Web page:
From Saigon to Davenport


By Hieu Q. Nguyen
For The Catholic Messenger

When I was 11 years old I began learning English, and my interest in America was born. I began to dream about coming to America. Three years later that dream came true when my family emigrated from Vietnam to Iowa. Still, I often reflect on the life I had in Vietnam.

Hieu Nguyen, center, stands in line for his first Communion on July 24, 2005, at Ninh Phat Parish in Saigon,Vietnam, as a child.

I lived in a brick house in Binh Chanh, a suburban district of Saigon. We had enough space to place two mopeds and two bikes. My parents raised chickens; we also had cats and dogs. There were trees behind the house and some plants around it.

Rain was an essential part of life. I remember taking showers under the rain and going home in the rain. Since my family did not have internet, I entertained myself by spending time with friends, listening to cassettes tapes of favorite songs and reading Manga (a serial comic book style popular in Asian countries.) Looking back, I had lived a simpler life than I do now.


I went to Cau Xang Elementary School and Pham Van Hai Middle School. In Vietnam, the schools required students to wear the communist uniform. This uniform consisted of blue pants, a white shirt and a red pioneer scarf. Students also wore name tags with the school name and student number inscribed. I wore the uniform until eighth grade.

From sixth grade onward, I generally rode my bike to school; I had to pay a fee to park the bike. I had a French style bicycle called a Martin 107 with a small bell, a basket up front and a backseat. My classes took place from morning until 5 p.m.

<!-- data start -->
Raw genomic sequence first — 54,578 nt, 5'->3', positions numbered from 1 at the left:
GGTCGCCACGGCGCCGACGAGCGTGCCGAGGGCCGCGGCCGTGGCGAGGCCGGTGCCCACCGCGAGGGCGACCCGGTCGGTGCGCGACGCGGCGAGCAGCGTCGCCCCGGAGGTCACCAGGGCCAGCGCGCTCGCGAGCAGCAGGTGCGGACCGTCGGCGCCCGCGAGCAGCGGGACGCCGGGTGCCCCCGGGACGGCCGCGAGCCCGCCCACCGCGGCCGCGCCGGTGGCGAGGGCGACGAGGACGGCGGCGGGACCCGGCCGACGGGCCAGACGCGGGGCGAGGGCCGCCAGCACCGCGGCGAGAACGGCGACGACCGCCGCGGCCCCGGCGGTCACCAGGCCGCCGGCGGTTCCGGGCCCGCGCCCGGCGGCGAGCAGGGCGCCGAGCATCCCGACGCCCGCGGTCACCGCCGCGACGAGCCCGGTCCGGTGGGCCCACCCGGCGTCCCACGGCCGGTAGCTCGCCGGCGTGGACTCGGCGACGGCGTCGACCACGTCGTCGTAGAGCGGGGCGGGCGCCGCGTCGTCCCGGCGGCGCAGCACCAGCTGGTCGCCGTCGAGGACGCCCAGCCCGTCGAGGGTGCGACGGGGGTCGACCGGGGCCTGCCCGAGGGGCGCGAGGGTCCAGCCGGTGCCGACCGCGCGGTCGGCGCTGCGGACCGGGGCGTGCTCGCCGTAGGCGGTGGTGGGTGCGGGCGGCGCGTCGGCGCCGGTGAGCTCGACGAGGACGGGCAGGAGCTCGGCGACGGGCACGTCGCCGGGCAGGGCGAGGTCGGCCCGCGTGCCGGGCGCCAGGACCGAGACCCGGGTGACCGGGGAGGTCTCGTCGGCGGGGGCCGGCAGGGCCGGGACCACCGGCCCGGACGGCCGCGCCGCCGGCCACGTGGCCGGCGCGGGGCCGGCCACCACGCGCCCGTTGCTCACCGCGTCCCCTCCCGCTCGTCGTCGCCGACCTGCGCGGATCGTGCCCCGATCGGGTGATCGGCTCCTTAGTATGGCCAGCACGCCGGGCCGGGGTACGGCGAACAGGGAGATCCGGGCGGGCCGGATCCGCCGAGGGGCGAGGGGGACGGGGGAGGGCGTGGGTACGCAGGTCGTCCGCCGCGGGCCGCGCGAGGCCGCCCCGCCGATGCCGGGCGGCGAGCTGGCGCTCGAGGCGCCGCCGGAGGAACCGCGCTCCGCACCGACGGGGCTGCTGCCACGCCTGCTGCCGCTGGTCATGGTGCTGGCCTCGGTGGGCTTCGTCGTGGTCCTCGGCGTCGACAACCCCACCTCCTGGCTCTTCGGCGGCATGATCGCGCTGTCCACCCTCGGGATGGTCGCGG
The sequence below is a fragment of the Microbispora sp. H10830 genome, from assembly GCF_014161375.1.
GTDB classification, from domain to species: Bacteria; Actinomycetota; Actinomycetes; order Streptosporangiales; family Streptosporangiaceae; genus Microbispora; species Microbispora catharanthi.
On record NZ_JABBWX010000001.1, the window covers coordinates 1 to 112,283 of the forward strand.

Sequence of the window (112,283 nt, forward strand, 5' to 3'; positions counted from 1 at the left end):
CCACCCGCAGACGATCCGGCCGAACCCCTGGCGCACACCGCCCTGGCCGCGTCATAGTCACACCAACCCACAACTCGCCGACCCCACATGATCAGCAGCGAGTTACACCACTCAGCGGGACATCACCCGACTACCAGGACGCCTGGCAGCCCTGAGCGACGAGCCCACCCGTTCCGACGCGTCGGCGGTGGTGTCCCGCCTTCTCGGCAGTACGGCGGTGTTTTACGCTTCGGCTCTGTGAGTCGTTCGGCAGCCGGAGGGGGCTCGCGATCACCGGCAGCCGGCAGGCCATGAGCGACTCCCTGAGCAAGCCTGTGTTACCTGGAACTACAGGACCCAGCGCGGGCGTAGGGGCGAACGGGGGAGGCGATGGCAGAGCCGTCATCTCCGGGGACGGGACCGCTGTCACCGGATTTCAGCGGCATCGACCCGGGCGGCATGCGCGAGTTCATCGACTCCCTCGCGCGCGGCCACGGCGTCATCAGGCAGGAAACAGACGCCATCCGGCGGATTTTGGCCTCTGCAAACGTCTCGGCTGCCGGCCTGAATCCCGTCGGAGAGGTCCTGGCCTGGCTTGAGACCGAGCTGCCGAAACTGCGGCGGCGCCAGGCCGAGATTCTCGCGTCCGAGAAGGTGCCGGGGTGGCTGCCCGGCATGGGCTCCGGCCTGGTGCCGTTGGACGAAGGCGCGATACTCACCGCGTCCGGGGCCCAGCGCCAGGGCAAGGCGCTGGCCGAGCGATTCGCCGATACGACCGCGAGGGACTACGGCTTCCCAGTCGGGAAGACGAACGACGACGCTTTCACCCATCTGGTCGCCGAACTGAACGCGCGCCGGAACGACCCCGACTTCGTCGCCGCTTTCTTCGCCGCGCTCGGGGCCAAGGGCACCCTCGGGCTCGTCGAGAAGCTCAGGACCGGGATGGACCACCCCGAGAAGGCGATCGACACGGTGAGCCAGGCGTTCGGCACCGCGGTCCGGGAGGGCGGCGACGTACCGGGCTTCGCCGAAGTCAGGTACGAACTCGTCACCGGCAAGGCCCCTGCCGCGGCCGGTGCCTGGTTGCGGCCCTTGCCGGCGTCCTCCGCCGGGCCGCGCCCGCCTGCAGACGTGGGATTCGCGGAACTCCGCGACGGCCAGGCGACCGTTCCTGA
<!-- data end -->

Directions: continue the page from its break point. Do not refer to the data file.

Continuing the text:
English was my favorite subject and my skills improved because I had a tutor after school. Mr. Nguyen Van Phuoc, an English teacher from Goi Xoai Secondary School, organized a small class to learn English outside school. Enthusiastically, I took his class. I studied with friends such as Huy, Van Anh, Hau, Tan, Ngoc Anh, and Thuy Kieu. We all had fun while learning together.

Church was a part of my life, as well. Vietnam is a secular country with a small population of Catholics. Despite being a communist country, Vietnam is known for its religious tolerance. On Sundays, I went to church at Ninh Phat Parish and participated in Bible studies and other activities.

My other favorite childhood memories include visits to Dam Sen Park with my family and relatives and celebrating the Vietnamese New Year, which is called “Tet.” I also visited Da Lat, a city in Central Highlands, with my father when I was 4. I remember going to a friend’s birthday party with Van Anh, my first crush.

In 2008, my dream of coming to America came true as my family left Saigon for Iowa on Friday, July 25. It was hard to leave because I lived there for 14 years. I felt sad and cried as we left the house. However, I also felt excited to see America.

I will share more about my experiences in Vietnam and Iowa in future columns, so stay tuned.

(Hieu Q. Nguyen, 23, is an undergraduate student in journalism at the University of Iowa and a member of the Newman Catholic Student Center on campus.)

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